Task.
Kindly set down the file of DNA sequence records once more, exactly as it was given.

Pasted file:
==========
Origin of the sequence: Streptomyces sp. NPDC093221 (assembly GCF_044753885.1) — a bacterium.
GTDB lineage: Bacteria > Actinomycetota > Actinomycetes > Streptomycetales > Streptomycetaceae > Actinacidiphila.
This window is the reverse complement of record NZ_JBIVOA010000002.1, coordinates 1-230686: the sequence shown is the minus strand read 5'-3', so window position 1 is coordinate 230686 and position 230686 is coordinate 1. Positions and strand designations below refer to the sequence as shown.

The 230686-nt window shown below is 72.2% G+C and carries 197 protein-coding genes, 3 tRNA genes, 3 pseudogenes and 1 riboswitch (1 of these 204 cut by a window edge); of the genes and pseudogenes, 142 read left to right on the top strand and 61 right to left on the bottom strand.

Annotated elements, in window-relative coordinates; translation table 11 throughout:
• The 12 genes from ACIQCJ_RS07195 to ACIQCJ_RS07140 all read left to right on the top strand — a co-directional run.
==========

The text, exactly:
Origin of the sequence: Streptomyces sp. NPDC093221 (assembly GCF_044753885.1) — a bacterium.
GTDB lineage: Bacteria > Actinomycetota > Actinomycetes > Streptomycetales > Streptomycetaceae > Actinacidiphila.
This window is the reverse complement of record NZ_JBIVOA010000002.1, coordinates 1-230686: the sequence shown is the minus strand read 5'-3', so window position 1 is coordinate 230686 and position 230686 is coordinate 1. Positions and strand designations below refer to the sequence as shown.

The 230686-nt window shown below is 72.2% G+C and carries 197 protein-coding genes, 3 tRNA genes, 3 pseudogenes and 1 riboswitch (1 of these 204 cut by a window edge); of the genes and pseudogenes, 142 read left to right on the top strand and 61 right to left on the bottom strand.

Annotated elements, in window-relative coordinates; translation table 11 throughout:
• The 12 genes from ACIQCJ_RS07195 to ACIQCJ_RS07140 all read left to right on the top strand — a co-directional run.